Update: Just before I was about to post this, I discovered Hủng had captured the encounter and he just sent me a photo of that special lady in red!
We left in a hurry to escape the stalker, and then went to visit Phu Ninh Lake, home of the hot mineral springs! On the way there, we passed a road with rice drying on blue tarps on the street. Note to self: I’ve got to stop and get some on the way back!
We arrived at Phu Ninh Lake, paid our entrance fee and shared a ride up a hill to the actual site grounds and a few photos with Hậu and Thủy. Nice to meet you, girls!
Next, we boarded a boat with several other passengers for the scenic tour of the lake!
We stopped at a deck in the middle of the lake to experience the hot mineral springs being brought to the surface by a pipe way deep below the surface.
Then, just before the hour long ride ended, we approached a small island….
….and fed monkeys who (yes, I said “who”) gathered at beach side as the boat approached! Seems they may have done this before!
On the way back, we stopped at one of the homes where the harvested rice was drying, and I offered to purchase a half kilo or so to take back home!
I found a willing entrepreneur and made my purchase! Don’t ask me when I’ll get a chance to prepare this as my hostel does not have cooking facilities. I may have to resort to my tried and true Coffeepot Cookbook techniques!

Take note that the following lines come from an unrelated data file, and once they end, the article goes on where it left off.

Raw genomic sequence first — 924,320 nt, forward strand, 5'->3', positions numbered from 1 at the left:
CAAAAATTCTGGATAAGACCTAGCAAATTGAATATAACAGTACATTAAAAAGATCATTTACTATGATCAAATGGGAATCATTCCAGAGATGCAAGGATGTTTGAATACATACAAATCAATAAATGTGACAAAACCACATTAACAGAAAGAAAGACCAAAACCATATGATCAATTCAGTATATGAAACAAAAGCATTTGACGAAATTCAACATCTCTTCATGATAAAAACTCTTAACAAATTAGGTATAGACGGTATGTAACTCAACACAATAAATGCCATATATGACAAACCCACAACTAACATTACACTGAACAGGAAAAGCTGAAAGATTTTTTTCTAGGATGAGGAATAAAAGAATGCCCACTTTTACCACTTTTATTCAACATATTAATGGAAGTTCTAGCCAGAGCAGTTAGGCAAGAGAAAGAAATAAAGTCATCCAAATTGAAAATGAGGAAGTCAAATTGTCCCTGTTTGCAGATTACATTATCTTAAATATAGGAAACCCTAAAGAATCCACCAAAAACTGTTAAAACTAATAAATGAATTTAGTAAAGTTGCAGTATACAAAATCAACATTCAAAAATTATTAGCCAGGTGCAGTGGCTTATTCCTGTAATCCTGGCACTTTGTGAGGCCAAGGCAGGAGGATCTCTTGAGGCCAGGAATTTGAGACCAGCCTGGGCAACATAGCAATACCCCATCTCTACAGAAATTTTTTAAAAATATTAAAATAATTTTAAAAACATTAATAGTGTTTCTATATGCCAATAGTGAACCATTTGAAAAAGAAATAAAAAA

Once we got back home, Hủng’s wife and mom had prepared a lavish meal for lunch! So, let me see if I understand this correctly: everything (all 7 plates in the silver platter including the bánh xèo*) are specially-prepared vegan versions just for me, and the other food is for the three of you??)
*Bánh xèo [ɓǎɲ sɛ̂w], literally “sizzling pancake”, named for the loud sizzling sound it makes when the rice batter is poured into the hot skillet is a Vietnamese savory fried pancake made of rice flour, water, turmeric powder.
Yep, some days, everything is served up on a silver (or red) platter!
Later in the evening, I entertained some kids in the neighborhood and family friends with videos and photos from my travels (um, or perhaps, as my friend Rogelio said, the Jamaican in Tam Ky WAS the entertainment for the evening!). (OF COURSE I showed them the Macau bungee jump! What did you expect??)